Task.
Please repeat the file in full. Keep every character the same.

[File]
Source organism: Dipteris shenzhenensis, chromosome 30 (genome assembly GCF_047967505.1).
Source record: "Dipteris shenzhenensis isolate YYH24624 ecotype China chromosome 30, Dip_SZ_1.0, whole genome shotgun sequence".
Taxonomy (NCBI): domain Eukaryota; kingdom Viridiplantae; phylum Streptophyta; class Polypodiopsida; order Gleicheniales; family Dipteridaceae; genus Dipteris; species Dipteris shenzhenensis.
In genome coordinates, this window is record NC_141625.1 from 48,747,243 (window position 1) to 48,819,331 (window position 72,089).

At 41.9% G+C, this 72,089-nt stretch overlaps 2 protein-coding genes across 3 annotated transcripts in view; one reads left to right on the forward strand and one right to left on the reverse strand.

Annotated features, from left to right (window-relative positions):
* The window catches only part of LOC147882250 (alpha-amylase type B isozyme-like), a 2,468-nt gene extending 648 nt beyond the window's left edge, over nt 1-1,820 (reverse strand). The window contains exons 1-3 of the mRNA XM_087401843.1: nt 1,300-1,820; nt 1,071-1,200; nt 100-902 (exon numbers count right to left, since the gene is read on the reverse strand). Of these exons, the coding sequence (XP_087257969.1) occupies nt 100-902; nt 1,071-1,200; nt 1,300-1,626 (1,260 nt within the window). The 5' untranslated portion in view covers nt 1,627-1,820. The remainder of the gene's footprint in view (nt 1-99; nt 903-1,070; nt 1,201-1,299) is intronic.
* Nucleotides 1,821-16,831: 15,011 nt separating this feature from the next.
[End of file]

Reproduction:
Source organism: Dipteris shenzhenensis, chromosome 30 (genome assembly GCF_047967505.1).
Source record: "Dipteris shenzhenensis isolate YYH24624 ecotype China chromosome 30, Dip_SZ_1.0, whole genome shotgun sequence".
Taxonomy (NCBI): domain Eukaryota; kingdom Viridiplantae; phylum Streptophyta; class Polypodiopsida; order Gleicheniales; family Dipteridaceae; genus Dipteris; species Dipteris shenzhenensis.
In genome coordinates, this window is record NC_141625.1 from 48,747,243 (window position 1) to 48,819,331 (window position 72,089).

At 41.9% G+C, this 72,089-nt stretch overlaps 2 protein-coding genes across 3 annotated transcripts in view; one reads left to right on the forward strand and one right to left on the reverse strand.

Annotated features, from left to right (window-relative positions):
* The window catches only part of LOC147882250 (alpha-amylase type B isozyme-like), a 2,468-nt gene extending 648 nt beyond the window's left edge, over nt 1-1,820 (reverse strand). The window contains exons 1-3 of the mRNA XM_087401843.1: nt 1,300-1,820; nt 1,071-1,200; nt 100-902 (exon numbers count right to left, since the gene is read on the reverse strand). Of these exons, the coding sequence (XP_087257969.1) occupies nt 100-902; nt 1,071-1,200; nt 1,300-1,626 (1,260 nt within the window). The 5' untranslated portion in view covers nt 1,627-1,820. The remainder of the gene's footprint in view (nt 1-99; nt 903-1,070; nt 1,201-1,299) is intronic.
* Nucleotides 1,821-16,831: 15,011 nt separating this feature from the next.